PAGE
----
Saturday, November 30, 2019

Russia’s Elderly Increasingly Consigned to Inadequate For Profit Homes

Paul Goble

            Staunton, November 26 – The breakdown in family ties and the collapse of social supports as part of Putin’s various “optimization” policies mean that at ever larger number of elderly Russians are living in filthy and inadequate homes run by the private sector for profit, according to Nataliya Ryzhkova of the Life portal.

            More than 60 percent of Russians in all age groups believe that the state should be responsible for the housing of the elderly, but government homes for this cohort are “very few.” As a result, she says, many are forced into places where profit is more important than care (общество/1256602/odinochiestvo_i_ghriaz_kak_piensioniery_vyzhivaiut_v_domakh_priestarielykh).

            There are good privately-operated homes for the elderly in Russia, but they are few and far between and most cost more than 2000 rubles (30 US dollars) a day, far beyond the means of the pensioners or their families if the latter are disposed to help at all. Most are kept in cheaper and less adequate facilities.

            A major problem is that there is no registration required or monitoring system in place. As a result, anyone who wants to operate such a home can do so and can decide what to supply and how many people to pack into a room. In some of these facilities, there are beds right next to each other, no privacy, no soap and no toilet paper.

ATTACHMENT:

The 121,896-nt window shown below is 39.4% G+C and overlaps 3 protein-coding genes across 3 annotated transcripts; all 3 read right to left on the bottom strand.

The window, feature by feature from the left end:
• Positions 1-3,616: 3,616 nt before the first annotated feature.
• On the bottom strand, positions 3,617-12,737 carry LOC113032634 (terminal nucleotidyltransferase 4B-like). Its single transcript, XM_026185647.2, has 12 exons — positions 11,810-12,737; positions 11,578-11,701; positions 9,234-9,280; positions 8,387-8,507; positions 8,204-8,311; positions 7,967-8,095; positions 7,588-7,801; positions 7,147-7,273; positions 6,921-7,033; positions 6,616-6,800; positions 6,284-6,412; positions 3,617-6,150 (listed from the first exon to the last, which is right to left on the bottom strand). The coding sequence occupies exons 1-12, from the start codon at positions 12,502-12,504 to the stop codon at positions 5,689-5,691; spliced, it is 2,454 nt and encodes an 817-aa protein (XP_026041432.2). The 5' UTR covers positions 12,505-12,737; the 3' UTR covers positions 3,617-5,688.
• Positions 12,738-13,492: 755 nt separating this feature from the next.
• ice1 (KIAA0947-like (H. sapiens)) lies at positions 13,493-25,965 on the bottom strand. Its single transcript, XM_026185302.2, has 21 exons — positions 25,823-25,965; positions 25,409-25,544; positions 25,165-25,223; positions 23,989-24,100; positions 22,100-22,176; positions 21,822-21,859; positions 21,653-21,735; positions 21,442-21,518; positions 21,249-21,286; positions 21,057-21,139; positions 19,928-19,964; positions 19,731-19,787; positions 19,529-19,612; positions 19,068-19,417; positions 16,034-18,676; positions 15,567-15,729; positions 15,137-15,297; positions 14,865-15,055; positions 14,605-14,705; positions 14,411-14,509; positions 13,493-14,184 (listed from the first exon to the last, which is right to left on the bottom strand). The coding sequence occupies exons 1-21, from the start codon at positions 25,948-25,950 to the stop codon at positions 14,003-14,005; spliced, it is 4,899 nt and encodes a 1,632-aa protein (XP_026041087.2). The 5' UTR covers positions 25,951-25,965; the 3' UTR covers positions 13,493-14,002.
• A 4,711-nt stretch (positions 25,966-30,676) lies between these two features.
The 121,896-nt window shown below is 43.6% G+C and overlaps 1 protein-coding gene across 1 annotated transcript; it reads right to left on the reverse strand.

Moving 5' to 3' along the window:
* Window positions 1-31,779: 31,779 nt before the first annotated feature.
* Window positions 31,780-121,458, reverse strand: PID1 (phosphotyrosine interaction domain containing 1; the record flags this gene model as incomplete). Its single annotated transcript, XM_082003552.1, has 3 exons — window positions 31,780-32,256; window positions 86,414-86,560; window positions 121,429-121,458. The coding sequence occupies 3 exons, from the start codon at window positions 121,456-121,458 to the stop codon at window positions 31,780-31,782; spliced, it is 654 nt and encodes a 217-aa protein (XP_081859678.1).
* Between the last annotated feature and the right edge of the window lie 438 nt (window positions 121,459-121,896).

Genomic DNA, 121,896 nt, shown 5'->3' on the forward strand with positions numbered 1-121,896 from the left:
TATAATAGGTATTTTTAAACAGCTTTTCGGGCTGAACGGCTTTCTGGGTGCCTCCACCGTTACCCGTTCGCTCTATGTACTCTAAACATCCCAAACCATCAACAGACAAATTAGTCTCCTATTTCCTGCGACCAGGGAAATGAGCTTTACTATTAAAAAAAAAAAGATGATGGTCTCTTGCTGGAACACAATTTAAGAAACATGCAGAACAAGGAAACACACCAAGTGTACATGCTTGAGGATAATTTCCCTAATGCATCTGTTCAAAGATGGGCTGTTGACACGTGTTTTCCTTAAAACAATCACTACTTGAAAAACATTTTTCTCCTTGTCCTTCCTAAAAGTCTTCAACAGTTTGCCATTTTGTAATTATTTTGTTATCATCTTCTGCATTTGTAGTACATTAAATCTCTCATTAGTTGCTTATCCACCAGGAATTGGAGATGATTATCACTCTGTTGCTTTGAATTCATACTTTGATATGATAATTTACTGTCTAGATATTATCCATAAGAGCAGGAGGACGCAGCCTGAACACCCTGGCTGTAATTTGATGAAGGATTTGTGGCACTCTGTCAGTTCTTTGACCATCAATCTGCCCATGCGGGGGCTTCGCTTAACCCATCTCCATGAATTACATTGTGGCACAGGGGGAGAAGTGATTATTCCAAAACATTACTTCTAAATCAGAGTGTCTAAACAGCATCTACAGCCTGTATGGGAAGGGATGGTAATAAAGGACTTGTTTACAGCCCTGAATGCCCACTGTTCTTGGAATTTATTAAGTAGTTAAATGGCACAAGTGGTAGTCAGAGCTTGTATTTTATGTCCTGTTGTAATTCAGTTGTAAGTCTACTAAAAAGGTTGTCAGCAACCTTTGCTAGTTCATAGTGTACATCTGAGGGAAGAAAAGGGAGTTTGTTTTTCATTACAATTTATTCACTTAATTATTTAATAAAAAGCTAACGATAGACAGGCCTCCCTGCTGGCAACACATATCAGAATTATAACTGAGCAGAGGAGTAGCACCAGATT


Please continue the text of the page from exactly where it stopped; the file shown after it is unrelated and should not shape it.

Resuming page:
There is no requirement that anyone operating the home have medical training and most don’t, Ryzhkova says. Moreover, many such homes are located far from hospitals; and medical care comes only often with great delays. In almost every case, those in these facilities are charged extra for it. If they don’t’ have money, they won’t get care.

            At present, the journalist says, there are “approximately 1500” government homes for the elderly. The exact number of private homes is unknown. Many open and close without notice, and there is no registration system that allows for these changes to be tracked or for standards to be maintained.

            The major operators of such homes are making enormous profits, Ryzhkova says; but the inmates – and it would be wrong to describe them in any other way – are suffering, one more group of Russians in Putin’s time whose problems are being ignored in the name of efficiency and private profit.

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